While closely related to futball (aka soccer) and American football, rugby has its own set of rules that make it unique. With its growing popularity, many are curious about how the sport is actually played. Here are the basics to know before you go out and play.
The basic rules are the same as say, American football or soccer, you and your team have to drive down the field and try and score for your team. Similar to football you can have the option of either scoring a try, penalty kick, or drop kick. A try is like a touchdown where you have the ball enter the teams end zone while a person is in possession of the ball. A penalty kick and drop kick are similar in that one person has to drop and then kick the ball in between the uprights. Unlike football you can drive the ball down the field by either running or kicking the ball. What happens once a player is tackled depends on what type of rugby you play, which will be covered soon. The scores start at zero and the team with the highest score wins. The clock also starts at zero and goes up, like in soccer. One concern that might freak out football watchers is the lack of helmets and other padding. While head injuries do happen in rugby, it is just as dangerous if not less than football due to the fact that high speed collisions from multiple directions aren’t as common as football. There is more tackling, but it is at lower speeds and the tackler is almost always ahead of you. Hence, there is less head injuries. However, rugby is still not that completely safe due to the fact that it is a physical sport, precautions should be taken. In fact some more professional players are starting to wear padded head caps to lower head injuries, but the majority of players don’t.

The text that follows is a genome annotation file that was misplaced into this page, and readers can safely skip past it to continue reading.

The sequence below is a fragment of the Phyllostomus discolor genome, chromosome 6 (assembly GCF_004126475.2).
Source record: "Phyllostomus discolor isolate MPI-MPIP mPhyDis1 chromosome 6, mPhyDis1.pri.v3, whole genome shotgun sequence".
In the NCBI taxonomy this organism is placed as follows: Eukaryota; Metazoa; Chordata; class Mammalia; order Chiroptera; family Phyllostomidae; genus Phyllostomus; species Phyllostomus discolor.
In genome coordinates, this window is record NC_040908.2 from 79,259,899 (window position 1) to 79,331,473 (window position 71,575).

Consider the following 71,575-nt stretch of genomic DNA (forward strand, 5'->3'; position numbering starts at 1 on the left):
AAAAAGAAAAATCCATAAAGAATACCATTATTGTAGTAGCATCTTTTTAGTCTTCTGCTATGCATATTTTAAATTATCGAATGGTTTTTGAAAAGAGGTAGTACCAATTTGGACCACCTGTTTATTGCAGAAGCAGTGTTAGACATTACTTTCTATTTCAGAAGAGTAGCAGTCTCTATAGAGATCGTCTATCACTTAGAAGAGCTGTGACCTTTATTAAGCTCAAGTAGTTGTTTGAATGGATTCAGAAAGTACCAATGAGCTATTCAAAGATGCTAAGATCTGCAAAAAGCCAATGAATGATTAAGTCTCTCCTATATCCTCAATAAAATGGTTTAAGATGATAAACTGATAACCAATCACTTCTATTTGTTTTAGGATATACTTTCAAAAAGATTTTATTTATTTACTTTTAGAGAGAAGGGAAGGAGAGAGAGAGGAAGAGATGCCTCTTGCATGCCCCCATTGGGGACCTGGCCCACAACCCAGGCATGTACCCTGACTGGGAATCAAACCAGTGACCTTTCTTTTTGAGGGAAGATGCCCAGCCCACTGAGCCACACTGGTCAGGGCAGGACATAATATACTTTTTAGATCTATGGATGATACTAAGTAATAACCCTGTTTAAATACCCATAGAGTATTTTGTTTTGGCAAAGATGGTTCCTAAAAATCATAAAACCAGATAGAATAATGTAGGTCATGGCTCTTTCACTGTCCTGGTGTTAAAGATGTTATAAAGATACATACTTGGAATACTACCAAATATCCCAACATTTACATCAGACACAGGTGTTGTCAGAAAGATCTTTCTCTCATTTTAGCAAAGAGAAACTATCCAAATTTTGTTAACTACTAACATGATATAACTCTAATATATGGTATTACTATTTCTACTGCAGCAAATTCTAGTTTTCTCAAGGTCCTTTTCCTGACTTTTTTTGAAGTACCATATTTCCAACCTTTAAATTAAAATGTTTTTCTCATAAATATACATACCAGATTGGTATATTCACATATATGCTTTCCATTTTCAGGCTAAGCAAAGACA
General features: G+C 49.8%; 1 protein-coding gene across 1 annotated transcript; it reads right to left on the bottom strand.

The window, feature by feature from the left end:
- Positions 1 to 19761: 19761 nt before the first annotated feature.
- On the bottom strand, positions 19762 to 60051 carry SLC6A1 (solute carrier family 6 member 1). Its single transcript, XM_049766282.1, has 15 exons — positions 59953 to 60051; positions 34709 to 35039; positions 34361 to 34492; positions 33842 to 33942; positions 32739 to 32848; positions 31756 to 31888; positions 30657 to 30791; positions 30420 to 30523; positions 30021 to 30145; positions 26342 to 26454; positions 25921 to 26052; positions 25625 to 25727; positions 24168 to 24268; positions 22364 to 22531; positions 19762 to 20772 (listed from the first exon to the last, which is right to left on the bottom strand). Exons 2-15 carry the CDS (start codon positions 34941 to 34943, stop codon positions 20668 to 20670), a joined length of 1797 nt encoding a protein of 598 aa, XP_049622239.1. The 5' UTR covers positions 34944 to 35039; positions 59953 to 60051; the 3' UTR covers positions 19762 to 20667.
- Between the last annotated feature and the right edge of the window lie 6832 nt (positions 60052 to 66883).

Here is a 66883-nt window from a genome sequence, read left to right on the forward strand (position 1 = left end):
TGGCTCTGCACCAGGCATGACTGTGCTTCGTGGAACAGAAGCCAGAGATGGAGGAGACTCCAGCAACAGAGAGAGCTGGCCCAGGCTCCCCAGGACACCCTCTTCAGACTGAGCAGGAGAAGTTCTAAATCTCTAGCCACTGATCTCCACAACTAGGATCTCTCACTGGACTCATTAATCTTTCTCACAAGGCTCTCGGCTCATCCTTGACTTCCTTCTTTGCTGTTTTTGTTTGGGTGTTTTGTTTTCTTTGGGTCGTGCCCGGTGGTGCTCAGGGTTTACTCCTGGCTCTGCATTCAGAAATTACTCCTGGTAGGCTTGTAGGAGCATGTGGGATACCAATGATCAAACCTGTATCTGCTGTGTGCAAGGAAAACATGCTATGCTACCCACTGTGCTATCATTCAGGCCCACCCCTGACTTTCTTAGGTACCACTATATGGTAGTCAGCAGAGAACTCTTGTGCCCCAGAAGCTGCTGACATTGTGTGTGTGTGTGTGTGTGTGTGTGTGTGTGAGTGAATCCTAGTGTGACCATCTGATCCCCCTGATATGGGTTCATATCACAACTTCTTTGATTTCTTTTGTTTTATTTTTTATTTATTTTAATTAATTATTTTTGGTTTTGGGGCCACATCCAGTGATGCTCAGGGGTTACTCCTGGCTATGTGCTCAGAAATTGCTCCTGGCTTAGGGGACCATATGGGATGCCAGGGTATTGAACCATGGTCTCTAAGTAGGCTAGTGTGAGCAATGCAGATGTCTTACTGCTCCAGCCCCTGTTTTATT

Rugby Union vs Rugby League
- The two types of rugby that are officially played. They rival each other in popularity with rugby union being just slightly more popular. While both are similar in terms of general rules, they each have some unique differences. The main differences are that,
- Rugby league has 13 players per team with 10 substitutions, while rugby union has 15 players per team with 7 substitutions allowed
- One team is allowed to be tackled six times before they must give possession of the ball to the other team in rugby league, whereas in rugby union once the player is tackled the person must let go of the ball and a giant fight for the ball ensues, and whoever grabs it can pick it up and start charging down the field until they are tackled
- For scoring, a try is worth 5 points in union but only 4 in league. A penalty kick is worth 3 in union but only 2 in league. And finally, a drop goal is worth 3 in union but only 1 in league.
- Due to the history of how the 2 leagues were started, rugby league is considered higher class than rugby union although the class separation isn’t as big as it once was
Although rugby isn’t as internationally popular as International football and American football, it still has its own dedicated following across many parts of the world as well as shows its history in some of the earliest games played by civilization. In fact rugby, American football, and international football all have a common ancestor. The ancient Greeks had a game called Episkyros andRoman civilization had a game called harpastum that had a mix of tackling, kicking, and running.This type of sport continued to progress across Europe throughout the centuries until the 19th century where many important changes happened.